Big Bangs

God bless those fluid entities, the ones that violate strictures of behavior and being. Like the Southern debutante with a lovely singing voice who tears it up juvie-style on the weekends, Montreal-based band Stars is this kind of creature. Such lovely singing voices, such angelically churchy chords and builds, such earnest stuff, emoting heartily and occasionally in Prince-y falsetto. Belying the beauty is the bristling real deal of Stars.

Collectively and individually, the rebellious rocker spirit is alive somewhere outside the lily-of-the-valley indie pop. Amy Millan (who is often and inevitably thrown up against her Broken Social Scene colleague, porcelain sexpot Emily Haines, the singer for Metric) isn't above performing while a drunken mess, and in her spare time, she recorded a sort-of-raw album of country songs. Torquil Campbell wrote an annoying Pitchfork-response blog post (this, the definitive word in head-up-one's-ass, self-important, trying-too-hard obviousness) that continues to follow him around (like right here, for instance). The band opted to release their September 2007-scheduled album In Our Bedroom After the War into the wilds of the Internet more than two months early, addressing the fact that fans should get to hear the music when reviewers do. The common threads of Broken Social Scene and the rest of the Arts and Crafts clan (of course, Stars is one of the touchstone BSS offshoots) are apparent on the new(ish) album: self-possessed and wistful lover-lover stuff—not a heart-rattler like 2005's very good Set Yourself on Fire, but a quality source of whispery, ache-reveling fodder, for when you need it . . . because bad kids get lovesick, too.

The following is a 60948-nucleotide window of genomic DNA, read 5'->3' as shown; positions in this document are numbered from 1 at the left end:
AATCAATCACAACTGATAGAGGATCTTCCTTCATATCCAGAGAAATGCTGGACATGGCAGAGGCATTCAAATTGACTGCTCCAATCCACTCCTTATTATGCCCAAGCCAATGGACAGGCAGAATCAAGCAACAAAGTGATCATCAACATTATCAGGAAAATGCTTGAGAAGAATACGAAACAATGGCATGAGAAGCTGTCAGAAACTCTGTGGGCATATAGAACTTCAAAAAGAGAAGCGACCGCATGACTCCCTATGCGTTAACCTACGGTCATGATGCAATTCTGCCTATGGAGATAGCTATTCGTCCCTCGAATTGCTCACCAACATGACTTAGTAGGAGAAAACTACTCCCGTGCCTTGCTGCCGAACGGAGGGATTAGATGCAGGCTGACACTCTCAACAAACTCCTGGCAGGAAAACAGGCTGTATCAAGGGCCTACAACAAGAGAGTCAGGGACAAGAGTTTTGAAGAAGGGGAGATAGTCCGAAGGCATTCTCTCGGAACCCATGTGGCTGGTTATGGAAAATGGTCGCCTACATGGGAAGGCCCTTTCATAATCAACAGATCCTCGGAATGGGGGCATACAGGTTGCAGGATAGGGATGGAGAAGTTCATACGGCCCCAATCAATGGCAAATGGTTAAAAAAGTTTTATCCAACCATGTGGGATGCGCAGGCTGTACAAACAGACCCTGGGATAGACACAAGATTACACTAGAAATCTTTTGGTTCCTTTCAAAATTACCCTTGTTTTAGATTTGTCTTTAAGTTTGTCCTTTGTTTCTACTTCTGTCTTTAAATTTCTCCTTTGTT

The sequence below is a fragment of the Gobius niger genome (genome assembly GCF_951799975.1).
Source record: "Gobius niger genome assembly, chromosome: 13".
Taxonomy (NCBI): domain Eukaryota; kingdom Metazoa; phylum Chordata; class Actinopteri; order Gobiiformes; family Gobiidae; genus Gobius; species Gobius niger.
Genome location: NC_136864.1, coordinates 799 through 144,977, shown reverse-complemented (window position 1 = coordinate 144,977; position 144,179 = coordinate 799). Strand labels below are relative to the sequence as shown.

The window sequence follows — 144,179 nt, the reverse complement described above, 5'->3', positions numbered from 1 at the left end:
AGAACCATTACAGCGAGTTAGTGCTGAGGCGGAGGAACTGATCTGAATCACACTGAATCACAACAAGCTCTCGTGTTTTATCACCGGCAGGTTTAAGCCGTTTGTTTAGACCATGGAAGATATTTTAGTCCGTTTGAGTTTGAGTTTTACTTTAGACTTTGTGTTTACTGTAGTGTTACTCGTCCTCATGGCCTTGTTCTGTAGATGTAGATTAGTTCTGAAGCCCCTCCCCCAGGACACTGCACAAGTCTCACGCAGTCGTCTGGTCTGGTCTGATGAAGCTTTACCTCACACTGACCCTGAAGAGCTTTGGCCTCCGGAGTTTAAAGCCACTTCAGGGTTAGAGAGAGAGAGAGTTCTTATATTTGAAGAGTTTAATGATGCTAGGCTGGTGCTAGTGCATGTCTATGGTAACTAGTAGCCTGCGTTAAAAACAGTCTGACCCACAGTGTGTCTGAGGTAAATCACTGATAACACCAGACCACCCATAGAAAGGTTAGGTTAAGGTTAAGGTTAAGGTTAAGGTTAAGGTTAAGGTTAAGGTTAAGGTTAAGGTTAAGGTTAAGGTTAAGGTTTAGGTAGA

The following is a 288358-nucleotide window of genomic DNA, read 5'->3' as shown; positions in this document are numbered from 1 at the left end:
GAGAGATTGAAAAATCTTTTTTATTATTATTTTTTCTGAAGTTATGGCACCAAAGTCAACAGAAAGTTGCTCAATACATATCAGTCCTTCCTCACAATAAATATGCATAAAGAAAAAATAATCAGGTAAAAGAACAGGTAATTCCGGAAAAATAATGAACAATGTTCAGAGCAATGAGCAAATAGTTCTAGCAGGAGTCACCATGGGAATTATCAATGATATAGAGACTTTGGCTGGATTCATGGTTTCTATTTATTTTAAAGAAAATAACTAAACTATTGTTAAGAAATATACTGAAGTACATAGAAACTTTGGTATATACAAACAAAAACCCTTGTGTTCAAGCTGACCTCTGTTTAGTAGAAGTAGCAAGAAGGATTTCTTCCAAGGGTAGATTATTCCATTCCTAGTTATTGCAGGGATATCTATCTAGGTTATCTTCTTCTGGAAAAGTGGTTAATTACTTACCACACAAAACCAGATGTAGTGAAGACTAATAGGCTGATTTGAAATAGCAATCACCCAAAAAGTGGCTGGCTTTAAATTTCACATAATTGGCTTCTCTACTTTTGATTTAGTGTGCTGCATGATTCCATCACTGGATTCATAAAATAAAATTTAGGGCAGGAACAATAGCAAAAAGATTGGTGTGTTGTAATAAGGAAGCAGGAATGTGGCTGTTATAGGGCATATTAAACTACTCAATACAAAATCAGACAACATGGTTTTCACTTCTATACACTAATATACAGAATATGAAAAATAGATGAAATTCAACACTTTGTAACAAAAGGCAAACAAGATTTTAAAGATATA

Stars at the Glass House, 200 W. Second St., Pomona, (909) 865-3802; Mon., 8 p.m. $15. All ages.


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